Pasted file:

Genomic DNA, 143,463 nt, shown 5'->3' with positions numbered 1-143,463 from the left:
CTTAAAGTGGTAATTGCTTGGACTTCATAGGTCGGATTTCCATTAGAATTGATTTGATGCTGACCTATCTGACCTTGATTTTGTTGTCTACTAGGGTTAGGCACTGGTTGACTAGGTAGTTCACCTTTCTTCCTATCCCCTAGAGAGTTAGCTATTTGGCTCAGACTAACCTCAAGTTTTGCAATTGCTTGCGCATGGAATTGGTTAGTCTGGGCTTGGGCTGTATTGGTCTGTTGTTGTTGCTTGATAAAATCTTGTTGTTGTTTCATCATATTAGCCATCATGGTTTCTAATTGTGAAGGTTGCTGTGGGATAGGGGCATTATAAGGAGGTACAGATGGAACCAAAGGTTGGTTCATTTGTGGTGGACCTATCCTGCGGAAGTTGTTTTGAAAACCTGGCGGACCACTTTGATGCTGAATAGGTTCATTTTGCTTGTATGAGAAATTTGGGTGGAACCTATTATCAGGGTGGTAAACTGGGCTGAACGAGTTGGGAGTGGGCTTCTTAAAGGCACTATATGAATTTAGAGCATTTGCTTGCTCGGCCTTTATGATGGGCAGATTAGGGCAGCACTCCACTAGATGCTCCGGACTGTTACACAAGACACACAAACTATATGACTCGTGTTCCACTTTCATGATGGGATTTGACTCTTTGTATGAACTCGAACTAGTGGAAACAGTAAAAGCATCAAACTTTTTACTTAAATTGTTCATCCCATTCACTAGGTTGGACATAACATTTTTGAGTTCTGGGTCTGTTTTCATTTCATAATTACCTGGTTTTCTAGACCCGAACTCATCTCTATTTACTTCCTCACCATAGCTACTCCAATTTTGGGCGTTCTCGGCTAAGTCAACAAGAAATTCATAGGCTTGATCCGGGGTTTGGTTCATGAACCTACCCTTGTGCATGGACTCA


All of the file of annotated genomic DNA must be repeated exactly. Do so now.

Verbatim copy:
Genomic DNA, 143,463 nt, shown 5'->3' with positions numbered 1-143,463 from the left:
CTTAAAGTGGTAATTGCTTGGACTTCATAGGTCGGATTTCCATTAGAATTGATTTGATGCTGACCTATCTGACCTTGATTTTGTTGTCTACTAGGGTTAGGCACTGGTTGACTAGGTAGTTCACCTTTCTTCCTATCCCCTAGAGAGTTAGCTATTTGGCTCAGACTAACCTCAAGTTTTGCAATTGCTTGCGCATGGAATTGGTTAGTCTGGGCTTGGGCTGTATTGGTCTGTTGTTGTTGCTTGATAAAATCTTGTTGTTGTTTCATCATATTAGCCATCATGGTTTCTAATTGTGAAGGTTGCTGTGGGATAGGGGCATTATAAGGAGGTACAGATGGAACCAAAGGTTGGTTCATTTGTGGTGGACCTATCCTGCGGAAGTTGTTTTGAAAACCTGGCGGACCACTTTGATGCTGAATAGGTTCATTTTGCTTGTATGAGAAATTTGGGTGGAACCTATTATCAGGGTGGTAAACTGGGCTGAACGAGTTGGGAGTGGGCTTCTTAAAGGCACTATATGAATTTAGAGCATTTGCTTGCTCGGCCTTTATGATGGGCAGATTAGGGCAGCACTCCACTAGATGCTCCGGACTGTTACACAAGACACACAAACTATATGACTCGTGTTCCACTTTCATGATGGGATTTGACTCTTTGTATGAACTCGAACTAGTGGAAACAGTAAAAGCATCAAACTTTTTACTTAAATTGTTCATCCCATTCACTAGGTTGGACATAACATTTTTGAGTTCTGGGTCTGTTTTCATTTCATAATTACCTGGTTTTCTAGACCCGAACTCATCTCTATTTACTTCCTCACCATAGCTACTCCAATTTTGGGCGTTCTCGGCTAAGTCAACAAGAAATTCATAGGCTTGATCCGGGGTTTGGTTCATGAACCTACCCTTGTGCATGGACTCA